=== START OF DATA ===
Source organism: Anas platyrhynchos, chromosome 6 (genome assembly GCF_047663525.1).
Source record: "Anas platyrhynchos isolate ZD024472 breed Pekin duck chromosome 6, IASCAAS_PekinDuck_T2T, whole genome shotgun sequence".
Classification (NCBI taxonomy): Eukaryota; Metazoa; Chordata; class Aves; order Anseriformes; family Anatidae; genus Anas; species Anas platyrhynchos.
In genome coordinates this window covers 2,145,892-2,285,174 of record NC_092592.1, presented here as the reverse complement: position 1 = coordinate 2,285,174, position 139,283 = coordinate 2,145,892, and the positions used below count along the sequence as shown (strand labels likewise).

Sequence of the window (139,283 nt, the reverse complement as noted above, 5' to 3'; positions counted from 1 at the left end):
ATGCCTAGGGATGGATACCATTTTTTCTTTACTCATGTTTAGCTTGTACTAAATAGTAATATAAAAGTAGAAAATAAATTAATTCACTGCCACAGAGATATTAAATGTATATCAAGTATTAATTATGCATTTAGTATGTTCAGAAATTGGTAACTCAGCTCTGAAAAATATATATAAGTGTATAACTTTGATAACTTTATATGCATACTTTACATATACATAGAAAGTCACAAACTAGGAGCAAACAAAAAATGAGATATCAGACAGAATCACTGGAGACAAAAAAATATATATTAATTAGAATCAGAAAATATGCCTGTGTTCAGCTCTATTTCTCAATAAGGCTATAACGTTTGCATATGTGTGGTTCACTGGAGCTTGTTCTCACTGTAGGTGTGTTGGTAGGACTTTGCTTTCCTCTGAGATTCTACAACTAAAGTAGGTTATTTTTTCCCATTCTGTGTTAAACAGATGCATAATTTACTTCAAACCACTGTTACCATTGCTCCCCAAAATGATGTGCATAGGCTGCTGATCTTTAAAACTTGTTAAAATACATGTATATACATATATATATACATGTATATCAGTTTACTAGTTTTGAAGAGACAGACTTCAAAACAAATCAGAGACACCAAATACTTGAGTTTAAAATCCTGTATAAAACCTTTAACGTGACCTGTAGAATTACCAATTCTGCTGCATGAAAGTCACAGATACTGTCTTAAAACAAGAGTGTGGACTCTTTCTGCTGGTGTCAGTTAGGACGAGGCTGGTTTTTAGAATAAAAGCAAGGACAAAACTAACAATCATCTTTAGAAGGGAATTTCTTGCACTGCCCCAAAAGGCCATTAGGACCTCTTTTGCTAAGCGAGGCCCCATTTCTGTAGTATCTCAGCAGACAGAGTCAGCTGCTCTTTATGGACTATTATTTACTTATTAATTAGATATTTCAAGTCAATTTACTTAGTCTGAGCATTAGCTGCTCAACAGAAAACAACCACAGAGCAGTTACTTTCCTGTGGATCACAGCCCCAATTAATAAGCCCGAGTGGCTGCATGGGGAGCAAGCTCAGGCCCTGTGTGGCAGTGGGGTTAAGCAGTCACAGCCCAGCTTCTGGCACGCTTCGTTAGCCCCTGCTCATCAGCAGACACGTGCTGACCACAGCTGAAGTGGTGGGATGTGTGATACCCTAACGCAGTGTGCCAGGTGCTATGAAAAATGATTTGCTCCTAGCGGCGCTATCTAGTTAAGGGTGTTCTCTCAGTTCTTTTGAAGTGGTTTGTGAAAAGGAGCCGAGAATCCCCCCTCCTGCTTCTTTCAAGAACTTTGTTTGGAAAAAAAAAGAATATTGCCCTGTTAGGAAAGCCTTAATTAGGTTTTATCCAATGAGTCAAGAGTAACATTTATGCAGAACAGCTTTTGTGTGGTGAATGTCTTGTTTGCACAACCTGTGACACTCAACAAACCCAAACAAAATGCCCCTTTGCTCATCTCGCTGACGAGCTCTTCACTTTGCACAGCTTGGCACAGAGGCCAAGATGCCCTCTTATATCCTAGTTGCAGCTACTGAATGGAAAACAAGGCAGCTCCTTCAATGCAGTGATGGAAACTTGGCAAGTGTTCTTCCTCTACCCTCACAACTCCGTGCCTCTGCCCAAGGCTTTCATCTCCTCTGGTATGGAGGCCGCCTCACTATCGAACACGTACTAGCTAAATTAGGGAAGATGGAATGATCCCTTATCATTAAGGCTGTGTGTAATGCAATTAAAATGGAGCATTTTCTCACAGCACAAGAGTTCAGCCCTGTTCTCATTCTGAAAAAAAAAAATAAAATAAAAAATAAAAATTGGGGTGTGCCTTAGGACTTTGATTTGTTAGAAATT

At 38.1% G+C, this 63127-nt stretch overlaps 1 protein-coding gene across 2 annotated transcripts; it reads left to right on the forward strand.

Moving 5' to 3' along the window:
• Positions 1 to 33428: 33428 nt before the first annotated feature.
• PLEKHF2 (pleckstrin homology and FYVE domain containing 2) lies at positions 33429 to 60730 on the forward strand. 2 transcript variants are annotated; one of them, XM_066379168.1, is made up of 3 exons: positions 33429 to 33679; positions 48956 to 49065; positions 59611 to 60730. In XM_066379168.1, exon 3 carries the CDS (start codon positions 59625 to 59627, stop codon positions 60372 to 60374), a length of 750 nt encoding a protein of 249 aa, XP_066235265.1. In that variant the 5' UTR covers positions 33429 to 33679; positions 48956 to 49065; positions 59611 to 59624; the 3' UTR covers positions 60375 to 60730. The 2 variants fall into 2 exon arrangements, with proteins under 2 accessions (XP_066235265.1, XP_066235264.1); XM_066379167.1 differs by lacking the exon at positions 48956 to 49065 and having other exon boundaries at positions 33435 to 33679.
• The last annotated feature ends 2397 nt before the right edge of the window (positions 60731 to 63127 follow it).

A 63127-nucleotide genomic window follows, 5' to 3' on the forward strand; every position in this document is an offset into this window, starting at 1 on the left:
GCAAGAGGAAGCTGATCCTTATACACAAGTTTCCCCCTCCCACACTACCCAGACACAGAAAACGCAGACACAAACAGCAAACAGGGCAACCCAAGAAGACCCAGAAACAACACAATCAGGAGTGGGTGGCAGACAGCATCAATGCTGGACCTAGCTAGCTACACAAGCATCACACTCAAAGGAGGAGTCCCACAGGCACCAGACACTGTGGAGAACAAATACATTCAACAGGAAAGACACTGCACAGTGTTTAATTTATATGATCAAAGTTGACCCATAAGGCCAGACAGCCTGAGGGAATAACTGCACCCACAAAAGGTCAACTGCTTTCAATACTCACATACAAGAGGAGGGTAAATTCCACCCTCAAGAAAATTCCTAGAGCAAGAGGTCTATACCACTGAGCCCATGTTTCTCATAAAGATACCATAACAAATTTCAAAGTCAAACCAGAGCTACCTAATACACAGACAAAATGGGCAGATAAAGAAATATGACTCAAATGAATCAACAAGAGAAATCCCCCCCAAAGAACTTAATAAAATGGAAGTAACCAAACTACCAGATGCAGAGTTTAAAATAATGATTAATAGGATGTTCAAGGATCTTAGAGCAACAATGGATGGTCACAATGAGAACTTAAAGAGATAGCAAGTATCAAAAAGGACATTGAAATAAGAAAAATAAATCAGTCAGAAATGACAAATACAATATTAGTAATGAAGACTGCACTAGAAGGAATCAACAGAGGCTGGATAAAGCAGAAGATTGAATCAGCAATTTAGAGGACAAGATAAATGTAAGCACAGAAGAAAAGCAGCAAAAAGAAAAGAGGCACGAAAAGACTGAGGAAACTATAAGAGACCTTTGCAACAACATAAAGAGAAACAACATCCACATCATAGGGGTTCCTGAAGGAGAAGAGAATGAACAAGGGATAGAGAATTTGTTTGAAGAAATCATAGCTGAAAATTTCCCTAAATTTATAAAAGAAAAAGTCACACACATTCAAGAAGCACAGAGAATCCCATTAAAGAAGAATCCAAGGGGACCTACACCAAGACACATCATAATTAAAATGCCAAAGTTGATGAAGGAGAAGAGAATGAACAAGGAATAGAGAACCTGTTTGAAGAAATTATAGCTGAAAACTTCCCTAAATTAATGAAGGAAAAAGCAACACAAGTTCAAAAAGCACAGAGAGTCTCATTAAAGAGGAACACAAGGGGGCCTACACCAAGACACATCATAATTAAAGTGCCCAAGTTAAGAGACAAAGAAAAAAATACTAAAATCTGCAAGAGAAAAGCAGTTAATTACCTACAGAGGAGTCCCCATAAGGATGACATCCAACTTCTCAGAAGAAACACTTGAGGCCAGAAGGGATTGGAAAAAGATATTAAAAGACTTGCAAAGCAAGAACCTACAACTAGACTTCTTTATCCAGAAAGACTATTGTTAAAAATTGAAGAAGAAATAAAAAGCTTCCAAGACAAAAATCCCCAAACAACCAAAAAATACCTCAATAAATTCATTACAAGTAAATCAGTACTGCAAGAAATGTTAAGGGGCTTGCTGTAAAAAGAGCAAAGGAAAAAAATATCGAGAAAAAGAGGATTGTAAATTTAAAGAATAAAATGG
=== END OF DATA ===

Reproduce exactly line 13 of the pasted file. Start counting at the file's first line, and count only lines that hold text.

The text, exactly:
GCAAGAGGAAGCTGATCCTTATACACAAGTTTCCCCCTCCCACACTACCCAGACACAGAAAACGCAGACACAAACAGCAAACAGGGCAACCCAAGAAGACCCAGAAACAACACAATCAGGAGTGGGTGGCAGACAGCATCAATGCTGGACCTAGCTAGCTACACAAGCATCACACTCAAAGGAGGAGTCCCACAGGCACCAGACACTGTGGAGAACAAATACATTCAACAGGAAAGACACTGCACAGTGTTTAATTTATATGATCAAAGTTGACCCATAAGGCCAGACAGCCTGAGGGAATAACTGCACCCACAAAAGGTCAACTGCTTTCAATACTCACATACAAGAGGAGGGTAAATTCCACCCTCAAGAAAATTCCTAGAGCAAGAGGTCTATACCACTGAGCCCATGTTTCTCATAAAGATACCATAACAAATTTCAAAGTCAAACCAGAGCTACCTAATACACAGACAAAATGGGCAGATAAAGAAATATGACTCAAATGAATCAACAAGAGAAATCCCCCCCAAAGAACTTAATAAAATGGAAGTAACCAAACTACCAGATGCAGAGTTTAAAATAATGATTAATAGGATGTTCAAGGATCTTAGAGCAACAATGGATGGTCACAATGAGAACTTAAAGAGATAGCAAGTATCAAAAAGGACATTGAAATAAGAAAAATAAATCAGTCAGAAATGACAAATACAATATTAGTAATGAAGACTGCACTAGAAGGAATCAACAGAGGCTGGATAAAGCAGAAGATTGAATCAGCAATTTAGAGGACAAGATAAATGTAAGCACAGAAGAAAAGCAGCAAAAAGAAAAGAGGCACGAAAAGACTGAGGAAACTATAAGAGACCTTTGCAACAACATAAAGAGAAACAACATCCACATCATAGGGGTTCCTGAAGGAGAAGAGAATGAACAAGGGATAGAGAATTTGTTTGAAGAAATCATAGCTGAAAATTTCCCTAAATTTATAAAAGAAAAAGTCACACACATTCAAGAAGCACAGAGAATCCCATTAAAGAAGAATCCAAGGGGACCTACACCAAGACACATCATAATTAAAATGCCAAAGTTGATGAAGGAGAAGAGAATGAACAAGGAATAGAGAACCTGTTTGAAGAAATTATAGCTGAAAACTTCCCTAAATTAATGAAGGAAAAAGCAACACAAGTTCAAAAAGCACAGAGAGTCTCATTAAAGAGGAACACAAGGGGGCCTACACCAAGACACATCATAATTAAAGTGCCCAAGTTAAGAGACAAAGAAAAAAATACTAAAATCTGCAAGAGAAAAGCAGTTAATTACCTACAGAGGAGTCCCCATAAGGATGACATCCAACTTCTCAGAAGAAACACTTGAGGCCAGAAGGGATTGGAAAAAGATATTAAAAGACTTGCAAAGCAAGAACCTACAACTAGACTTCTTTATCCAGAAAGACTATTGTTAAAAATTGAAGAAGAAATAAAAAGCTTCCAAGACAAAAATCCCCAAACAACCAAAAAATACCTCAATAAATTCATTACAAGTAAATCAGTACTGCAAGAAATGTTAAGGGGCTTGCTGTAAAAAGAGCAAAGGAAAAAAATATCGAGAAAAAGAGGATTGTAAATTTAAAGAATAAAATGG